Charitable Care 
in Developing Countries

Friday, December 28, 2012

A team of U.S. medical students examines a 6-year-old girl in a mountain community outside of Tegucigalpa, Honduras. She is breathing hard. She can barely walk or talk. She has a remarkable heart murmur. And she’s blue.

The child, Daisy, has a heart abnormality in which the oxygenated blood on one side of her heart is mixing with the venous blood on the other side. Had she had prior access to medical care, her condition might not have become so severe.

Of the 1.9 billion children in the developing world, UNICEF reports one in seven doesn’t have access to health services.

Accessing Health Care

An example of what U.S. medical workers face when they provide charitable care in developing countries, Daisy was treated by a team of physicians and medical students on an annual mission trip to Tegucigalpa. They are led by Robert B. McGinley, M.D., an orthopedic surgeon at The Orthopaedic Group in Mobile, AL, an adjunct professor at the University of South Alabama College of Medicine, and co-founder of the Christian Medical Ministry of South Alabama.

After seeing Daisy, Dr. McGinley spoke with a physician at Tegucigalpa’s pediatric hospital, who made arrangements for her to see another U.S. medical team. Since then, Daisy has had one surgery and will have another that should correct her condition — and save her life.
In developing countries, medical volunteers have to be resourceful, and they have to be prepared to address issues unlike anything they see at home.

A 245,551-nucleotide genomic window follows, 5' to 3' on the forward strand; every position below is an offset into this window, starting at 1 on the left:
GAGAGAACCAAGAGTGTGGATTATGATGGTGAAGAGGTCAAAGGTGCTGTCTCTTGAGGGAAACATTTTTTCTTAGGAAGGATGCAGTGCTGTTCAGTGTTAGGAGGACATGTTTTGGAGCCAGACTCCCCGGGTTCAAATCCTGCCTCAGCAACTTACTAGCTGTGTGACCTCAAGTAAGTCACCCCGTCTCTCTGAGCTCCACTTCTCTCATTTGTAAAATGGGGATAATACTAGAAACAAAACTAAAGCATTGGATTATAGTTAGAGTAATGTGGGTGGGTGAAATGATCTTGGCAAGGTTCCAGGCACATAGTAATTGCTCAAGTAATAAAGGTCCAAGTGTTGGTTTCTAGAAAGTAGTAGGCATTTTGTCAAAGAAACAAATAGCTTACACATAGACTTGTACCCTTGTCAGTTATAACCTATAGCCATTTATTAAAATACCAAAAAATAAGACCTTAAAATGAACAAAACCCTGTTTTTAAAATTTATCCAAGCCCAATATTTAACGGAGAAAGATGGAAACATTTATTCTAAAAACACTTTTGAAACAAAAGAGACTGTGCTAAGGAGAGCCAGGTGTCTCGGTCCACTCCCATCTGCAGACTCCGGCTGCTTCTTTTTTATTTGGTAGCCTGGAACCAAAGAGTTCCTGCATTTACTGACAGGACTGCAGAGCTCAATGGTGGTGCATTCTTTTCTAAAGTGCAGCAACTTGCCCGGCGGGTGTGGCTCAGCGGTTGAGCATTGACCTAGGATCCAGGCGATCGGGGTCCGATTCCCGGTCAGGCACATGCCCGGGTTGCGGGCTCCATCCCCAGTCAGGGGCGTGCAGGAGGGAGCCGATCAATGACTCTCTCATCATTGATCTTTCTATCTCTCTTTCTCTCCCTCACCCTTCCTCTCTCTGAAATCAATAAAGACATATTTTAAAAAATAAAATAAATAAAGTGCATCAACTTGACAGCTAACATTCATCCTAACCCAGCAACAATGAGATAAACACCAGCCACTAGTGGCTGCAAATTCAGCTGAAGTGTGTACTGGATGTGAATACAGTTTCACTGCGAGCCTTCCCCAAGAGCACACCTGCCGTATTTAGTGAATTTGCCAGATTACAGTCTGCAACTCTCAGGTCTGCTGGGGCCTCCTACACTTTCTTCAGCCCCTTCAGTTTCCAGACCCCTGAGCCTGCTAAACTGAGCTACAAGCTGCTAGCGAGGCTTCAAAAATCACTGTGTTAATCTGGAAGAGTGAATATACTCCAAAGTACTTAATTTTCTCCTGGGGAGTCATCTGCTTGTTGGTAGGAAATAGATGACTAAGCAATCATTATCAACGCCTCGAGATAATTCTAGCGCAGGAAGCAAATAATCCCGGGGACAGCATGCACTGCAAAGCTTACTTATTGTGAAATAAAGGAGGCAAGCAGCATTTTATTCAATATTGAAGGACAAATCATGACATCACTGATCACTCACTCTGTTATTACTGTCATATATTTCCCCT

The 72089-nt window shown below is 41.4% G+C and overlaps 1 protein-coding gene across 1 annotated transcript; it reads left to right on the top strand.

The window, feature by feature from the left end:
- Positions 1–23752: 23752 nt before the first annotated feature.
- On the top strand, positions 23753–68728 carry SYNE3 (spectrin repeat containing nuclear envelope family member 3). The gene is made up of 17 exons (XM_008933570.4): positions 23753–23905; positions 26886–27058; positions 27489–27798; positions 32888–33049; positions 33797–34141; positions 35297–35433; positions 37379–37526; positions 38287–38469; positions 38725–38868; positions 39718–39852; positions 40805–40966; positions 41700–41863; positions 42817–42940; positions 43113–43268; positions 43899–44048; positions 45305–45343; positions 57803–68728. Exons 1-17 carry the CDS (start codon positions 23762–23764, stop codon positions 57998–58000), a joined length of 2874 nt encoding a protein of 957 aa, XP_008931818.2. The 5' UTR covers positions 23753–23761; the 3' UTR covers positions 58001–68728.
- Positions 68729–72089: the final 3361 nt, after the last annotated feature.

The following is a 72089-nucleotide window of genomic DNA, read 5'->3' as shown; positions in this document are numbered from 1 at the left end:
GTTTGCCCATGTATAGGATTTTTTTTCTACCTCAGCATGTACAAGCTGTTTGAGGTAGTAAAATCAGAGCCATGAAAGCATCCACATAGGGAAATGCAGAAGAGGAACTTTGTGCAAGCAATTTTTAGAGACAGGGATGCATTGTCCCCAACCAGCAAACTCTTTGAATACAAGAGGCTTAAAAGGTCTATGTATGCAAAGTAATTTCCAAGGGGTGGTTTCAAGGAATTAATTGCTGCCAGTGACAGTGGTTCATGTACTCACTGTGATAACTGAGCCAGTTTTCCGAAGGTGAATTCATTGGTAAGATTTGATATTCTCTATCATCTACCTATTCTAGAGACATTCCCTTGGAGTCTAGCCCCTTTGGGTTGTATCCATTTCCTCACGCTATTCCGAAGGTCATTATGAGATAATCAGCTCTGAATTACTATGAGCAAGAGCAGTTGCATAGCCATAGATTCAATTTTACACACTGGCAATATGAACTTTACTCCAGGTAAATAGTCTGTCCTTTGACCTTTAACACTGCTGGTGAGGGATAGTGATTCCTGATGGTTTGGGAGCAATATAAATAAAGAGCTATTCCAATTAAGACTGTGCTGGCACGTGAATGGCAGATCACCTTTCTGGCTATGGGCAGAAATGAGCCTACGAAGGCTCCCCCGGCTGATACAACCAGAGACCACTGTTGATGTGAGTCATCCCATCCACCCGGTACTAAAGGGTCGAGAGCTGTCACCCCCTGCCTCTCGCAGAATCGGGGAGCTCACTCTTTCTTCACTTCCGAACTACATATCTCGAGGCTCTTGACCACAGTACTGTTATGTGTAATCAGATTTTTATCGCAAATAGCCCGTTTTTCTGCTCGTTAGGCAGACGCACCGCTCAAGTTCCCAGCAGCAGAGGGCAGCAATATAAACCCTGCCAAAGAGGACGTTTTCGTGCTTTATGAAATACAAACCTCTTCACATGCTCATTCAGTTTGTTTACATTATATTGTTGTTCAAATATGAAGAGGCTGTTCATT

“This may be the only opportunity these children get to see a doctor,” Dr. McGinley says. “Some have access to basic health care through schools, but there’s no national health care so they just have to get what they can wherever they can.”

A Breakdown in Infrastructure

Medical volunteers also encounter communities with a lack of basic necessities.

“As in most developing countries, there is a primary need for safe drinking water,” says Dr. McGinley, whose team can only treat the symptoms of severe diarrhea — not the root causes — that arise from unsanitary water.

“You can come in and put a Band-Aid on it, but unless you address the underlying challenges, it’s nothing more than a Band-Aid,” Dr. McGinley says.

Bridging the Language Gap

A less dramatic — but just as critical  — challenge is bridging the language barrier that volunteers encounter. In Honduras, the national language is Spanish.

“Most of our students don’t speak Spanish, so we have translators,” Dr. McGinley says. “They may be children of the people who volunteer at the churches. Often Honduran medical students will come help us translate.”

Returning Home

Dr. McGinley and his colleagues return home with skills sharpened from training Honduran surgeons repeatedly in orthopedic procedures. The students return with diagnostic skills that come only from seeing 100 patients a day.

The challenges are hard, but the rewards are great, Dr. McGinley says.

“Everyone involved in a ministry like this will come away saying there are more blessings for them than they can ever imagine anyone else getting,”
 he concludes.